Does estate agency’s claim that millennials could save £33k in five years ‘by quitting coffee and takeways’ add up?

Upmarket estate agency Strutt & Parker has attracted ridicule and anger after suggesting that would-be homebuyers could rustle up a £33,000 deposit if they “just” gave up on holidays, coffees, takeaways and phone upgrades.

An article published in the property group’s own in-house publication cites a variety of extravagances which it suggests thrifty savers go without. This would result in a couple saving up a deposit for house purchase within five years, and would be “beneficial” for the whole housing market, it claimed.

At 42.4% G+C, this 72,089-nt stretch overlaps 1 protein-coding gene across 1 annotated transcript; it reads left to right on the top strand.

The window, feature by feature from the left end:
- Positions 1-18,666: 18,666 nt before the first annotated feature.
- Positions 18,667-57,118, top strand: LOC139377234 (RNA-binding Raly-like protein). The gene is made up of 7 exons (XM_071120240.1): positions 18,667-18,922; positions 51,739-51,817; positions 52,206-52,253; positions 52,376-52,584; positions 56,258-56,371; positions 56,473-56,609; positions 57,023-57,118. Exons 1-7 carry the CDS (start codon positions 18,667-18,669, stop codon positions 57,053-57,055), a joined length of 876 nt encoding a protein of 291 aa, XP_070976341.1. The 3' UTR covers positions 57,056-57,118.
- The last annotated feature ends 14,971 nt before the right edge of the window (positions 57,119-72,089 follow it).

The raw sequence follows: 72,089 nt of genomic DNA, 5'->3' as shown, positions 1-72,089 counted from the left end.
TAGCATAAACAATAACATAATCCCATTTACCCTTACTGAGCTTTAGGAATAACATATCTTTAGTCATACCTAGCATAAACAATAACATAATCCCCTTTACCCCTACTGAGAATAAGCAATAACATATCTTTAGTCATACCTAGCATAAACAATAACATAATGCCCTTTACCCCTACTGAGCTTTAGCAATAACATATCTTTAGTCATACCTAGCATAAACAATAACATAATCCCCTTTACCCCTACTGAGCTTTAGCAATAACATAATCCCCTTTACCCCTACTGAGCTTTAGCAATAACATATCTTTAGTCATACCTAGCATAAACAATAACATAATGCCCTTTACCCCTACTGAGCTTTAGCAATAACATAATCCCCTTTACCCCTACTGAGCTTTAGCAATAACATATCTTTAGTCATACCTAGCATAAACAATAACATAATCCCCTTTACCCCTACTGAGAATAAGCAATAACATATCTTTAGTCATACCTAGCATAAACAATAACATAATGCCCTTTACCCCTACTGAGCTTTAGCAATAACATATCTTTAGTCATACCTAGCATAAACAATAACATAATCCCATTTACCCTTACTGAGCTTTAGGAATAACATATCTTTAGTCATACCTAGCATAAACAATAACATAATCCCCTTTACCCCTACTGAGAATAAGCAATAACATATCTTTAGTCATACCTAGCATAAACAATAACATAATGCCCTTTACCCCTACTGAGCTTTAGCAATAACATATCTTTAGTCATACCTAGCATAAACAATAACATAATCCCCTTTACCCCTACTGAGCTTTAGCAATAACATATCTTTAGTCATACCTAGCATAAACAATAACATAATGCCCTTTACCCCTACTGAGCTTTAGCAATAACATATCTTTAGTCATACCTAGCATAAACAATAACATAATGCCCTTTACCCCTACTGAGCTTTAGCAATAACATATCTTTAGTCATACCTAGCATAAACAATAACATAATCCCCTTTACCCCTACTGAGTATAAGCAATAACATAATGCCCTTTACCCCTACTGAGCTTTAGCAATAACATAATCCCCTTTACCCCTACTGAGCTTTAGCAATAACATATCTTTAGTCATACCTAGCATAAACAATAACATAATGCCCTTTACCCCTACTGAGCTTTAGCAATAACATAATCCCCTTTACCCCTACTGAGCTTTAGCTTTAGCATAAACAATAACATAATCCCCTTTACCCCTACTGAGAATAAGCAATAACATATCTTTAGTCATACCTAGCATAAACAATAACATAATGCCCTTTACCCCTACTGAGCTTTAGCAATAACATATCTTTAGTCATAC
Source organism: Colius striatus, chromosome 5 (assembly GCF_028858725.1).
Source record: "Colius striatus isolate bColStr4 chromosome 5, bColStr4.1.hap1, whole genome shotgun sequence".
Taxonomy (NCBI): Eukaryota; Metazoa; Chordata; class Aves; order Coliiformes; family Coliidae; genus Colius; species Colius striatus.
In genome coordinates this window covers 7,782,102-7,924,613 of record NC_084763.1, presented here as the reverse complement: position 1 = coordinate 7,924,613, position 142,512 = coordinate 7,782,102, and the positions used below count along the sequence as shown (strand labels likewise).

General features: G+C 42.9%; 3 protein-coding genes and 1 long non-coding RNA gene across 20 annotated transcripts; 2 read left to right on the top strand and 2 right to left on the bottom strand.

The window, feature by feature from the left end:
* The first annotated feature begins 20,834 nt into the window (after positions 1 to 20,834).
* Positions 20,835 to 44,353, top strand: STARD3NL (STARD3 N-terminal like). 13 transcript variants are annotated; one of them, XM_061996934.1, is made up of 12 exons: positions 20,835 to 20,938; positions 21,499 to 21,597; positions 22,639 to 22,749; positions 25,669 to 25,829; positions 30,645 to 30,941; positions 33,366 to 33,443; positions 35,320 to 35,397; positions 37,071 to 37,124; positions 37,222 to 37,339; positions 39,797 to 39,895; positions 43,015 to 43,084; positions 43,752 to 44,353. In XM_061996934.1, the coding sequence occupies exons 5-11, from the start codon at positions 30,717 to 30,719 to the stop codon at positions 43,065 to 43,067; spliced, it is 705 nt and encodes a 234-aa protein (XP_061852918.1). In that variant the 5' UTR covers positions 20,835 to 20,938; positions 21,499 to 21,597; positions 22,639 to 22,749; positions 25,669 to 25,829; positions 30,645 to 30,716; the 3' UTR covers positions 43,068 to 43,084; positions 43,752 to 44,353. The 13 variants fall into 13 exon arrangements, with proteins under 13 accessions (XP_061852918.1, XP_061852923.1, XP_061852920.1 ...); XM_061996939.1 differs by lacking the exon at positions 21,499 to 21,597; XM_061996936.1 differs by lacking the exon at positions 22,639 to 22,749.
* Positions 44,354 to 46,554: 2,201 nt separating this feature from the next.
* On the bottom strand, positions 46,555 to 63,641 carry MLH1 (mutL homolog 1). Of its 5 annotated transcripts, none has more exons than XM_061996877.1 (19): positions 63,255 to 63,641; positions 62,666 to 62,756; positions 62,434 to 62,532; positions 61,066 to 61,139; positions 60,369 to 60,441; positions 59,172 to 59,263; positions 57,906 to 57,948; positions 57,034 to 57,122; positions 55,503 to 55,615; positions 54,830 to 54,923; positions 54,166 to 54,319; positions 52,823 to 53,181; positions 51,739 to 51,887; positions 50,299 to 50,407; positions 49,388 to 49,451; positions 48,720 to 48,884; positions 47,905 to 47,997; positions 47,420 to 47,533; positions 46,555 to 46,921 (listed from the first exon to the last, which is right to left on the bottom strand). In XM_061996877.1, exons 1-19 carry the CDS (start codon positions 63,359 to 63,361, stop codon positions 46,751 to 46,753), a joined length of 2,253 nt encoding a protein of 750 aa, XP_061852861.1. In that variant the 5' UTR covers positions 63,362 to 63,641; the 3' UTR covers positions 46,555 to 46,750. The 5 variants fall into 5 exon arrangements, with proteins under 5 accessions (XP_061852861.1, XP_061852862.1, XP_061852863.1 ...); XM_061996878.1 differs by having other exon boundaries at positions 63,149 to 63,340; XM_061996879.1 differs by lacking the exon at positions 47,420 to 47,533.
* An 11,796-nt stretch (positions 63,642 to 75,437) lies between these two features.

“It is possible for couples – who make up 80pc of first-time buyers – to save £33,000 by giving up just six things for five years,” the article cheerfully asserted.

Elsewhere the article appeared to blame younger generations for the adverse effect they were having on the housing market by not making these sacrifices in order to buy.

It said that “if more young people are able to save a deposit and enter the market, the benefit will be felt by all homeowners as they move up the property ladder.”

The article was shared on social media and resulted in a storm of protest, with critics suggesting it was naive and downright erroneous.